Anyway ... in short - the food residue & trash from the traditional Philmont method are NOT the most minimized and are also naturally carried in backpacks, hung in bear bags, or left in refuse containers at staff camps ...

Rather than relying on such specious rationalizations, maybe focusing on it as a tradition approach is easier way to advocate the Philmont Method.

LNT Approach -
I can also embrace the LNT angle which is thankfully (ironically?) counter to the older traditions of back country woodcraft (among other things). And while the Philmont Method ignores the issue of water conservation, fuel & emissions waste. I'm just hoping to see at PSR this summer,t LNT practices that are better & wider spread than what I saw in 2011 ... because there are lots of low hanging fruit that haven't been picked yet. Philmont certainly has the potential to be a shining example of the LNT approach. I'm accepting as a matter of faith that these steps are a part of an effort to pursue that goal.

Edited by tr-browsing on 02/27/2015 12:20:57 MST.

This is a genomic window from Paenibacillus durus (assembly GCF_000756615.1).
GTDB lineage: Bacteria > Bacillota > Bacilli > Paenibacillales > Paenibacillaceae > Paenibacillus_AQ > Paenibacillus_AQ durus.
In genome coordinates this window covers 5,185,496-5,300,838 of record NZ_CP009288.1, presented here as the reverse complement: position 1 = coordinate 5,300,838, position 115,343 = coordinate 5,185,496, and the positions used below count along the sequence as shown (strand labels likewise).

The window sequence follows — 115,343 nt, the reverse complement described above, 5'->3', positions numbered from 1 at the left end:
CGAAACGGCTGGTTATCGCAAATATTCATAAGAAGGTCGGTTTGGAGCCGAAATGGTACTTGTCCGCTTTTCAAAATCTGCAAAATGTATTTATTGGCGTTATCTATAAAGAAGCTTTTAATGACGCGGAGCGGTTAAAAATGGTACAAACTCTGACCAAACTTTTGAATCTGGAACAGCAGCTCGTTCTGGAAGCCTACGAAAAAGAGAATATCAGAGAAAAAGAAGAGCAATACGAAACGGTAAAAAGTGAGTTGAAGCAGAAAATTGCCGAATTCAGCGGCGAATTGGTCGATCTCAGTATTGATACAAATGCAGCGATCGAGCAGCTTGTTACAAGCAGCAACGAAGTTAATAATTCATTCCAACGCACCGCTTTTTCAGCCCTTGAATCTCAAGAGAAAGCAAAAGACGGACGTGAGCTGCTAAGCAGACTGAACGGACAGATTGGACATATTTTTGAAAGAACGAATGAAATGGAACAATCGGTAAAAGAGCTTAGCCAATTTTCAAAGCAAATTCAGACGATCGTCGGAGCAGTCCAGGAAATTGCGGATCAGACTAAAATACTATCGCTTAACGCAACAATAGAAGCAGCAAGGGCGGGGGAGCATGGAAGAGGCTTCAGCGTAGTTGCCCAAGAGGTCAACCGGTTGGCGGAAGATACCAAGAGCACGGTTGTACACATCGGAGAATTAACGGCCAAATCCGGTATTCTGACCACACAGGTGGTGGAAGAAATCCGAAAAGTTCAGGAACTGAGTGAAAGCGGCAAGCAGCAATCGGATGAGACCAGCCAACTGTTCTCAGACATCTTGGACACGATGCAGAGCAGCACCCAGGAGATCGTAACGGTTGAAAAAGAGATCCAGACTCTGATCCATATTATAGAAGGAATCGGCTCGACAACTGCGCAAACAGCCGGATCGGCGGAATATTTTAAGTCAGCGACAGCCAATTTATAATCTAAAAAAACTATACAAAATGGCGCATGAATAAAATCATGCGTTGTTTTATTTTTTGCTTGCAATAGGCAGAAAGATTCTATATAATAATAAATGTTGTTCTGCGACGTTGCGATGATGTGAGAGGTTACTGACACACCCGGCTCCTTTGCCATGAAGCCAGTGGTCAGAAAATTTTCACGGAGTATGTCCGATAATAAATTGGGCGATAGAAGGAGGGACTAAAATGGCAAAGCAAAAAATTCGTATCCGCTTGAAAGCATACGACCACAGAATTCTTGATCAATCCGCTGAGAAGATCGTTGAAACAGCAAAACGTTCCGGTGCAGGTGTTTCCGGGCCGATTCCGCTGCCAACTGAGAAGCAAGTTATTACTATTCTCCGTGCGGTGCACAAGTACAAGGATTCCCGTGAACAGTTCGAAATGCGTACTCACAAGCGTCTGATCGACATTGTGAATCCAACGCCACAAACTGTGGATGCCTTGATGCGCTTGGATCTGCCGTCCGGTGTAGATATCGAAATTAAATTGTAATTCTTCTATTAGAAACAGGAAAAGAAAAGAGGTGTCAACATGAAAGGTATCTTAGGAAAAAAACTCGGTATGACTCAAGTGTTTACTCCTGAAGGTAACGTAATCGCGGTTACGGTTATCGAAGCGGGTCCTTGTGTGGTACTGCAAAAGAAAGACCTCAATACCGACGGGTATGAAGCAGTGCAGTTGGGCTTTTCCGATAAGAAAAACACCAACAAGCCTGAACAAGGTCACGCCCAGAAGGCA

bs on 03/19/2013 15:51:11 MDT Print View

Call it what it is. Total BS.

How many crews use turkey bags? 1/2? 1/3? 1/4, or less?

Probably less.

But lets be kind and say 1/3

Might be 7000 turkey bags per summer

Assuming a 8 weeks of treks = 875 per week.

want to know how much volume the bags actually takes up?

A couple cubic feet, tops. Less than 1/2 of a trash can, per week.

The food residue in the bags would be way more of a problem, than the bags themselves.

And that food comes out anyway in the yum yum ziplocks.

People have used turkey bags and other preferred ways of doing things for years at Philmont without issues.

But apparently someone new got a hard-on to try to make everyone do things their way.

When we have asked, we have not been told that we couldnt do anything that we wanted. We were told they would "prefer" if we did it X way.
That is also the language used here.

actual turkey bag weighs .5 oz
10 bags weigh 6 oz,= 0.375 lb

How much trash if 1/3 used them? 272lbs
How much trash if everyone used them 816 lbs

816 lbs is all the recyclable trash they are actually saving. Period.

22000 participants cant generate 50000 bags unless they use two for each meal, or if they have 5 man crews. Neither happens.

22000 * 11/7 =34571 = the max # of bags that could be possibly generated.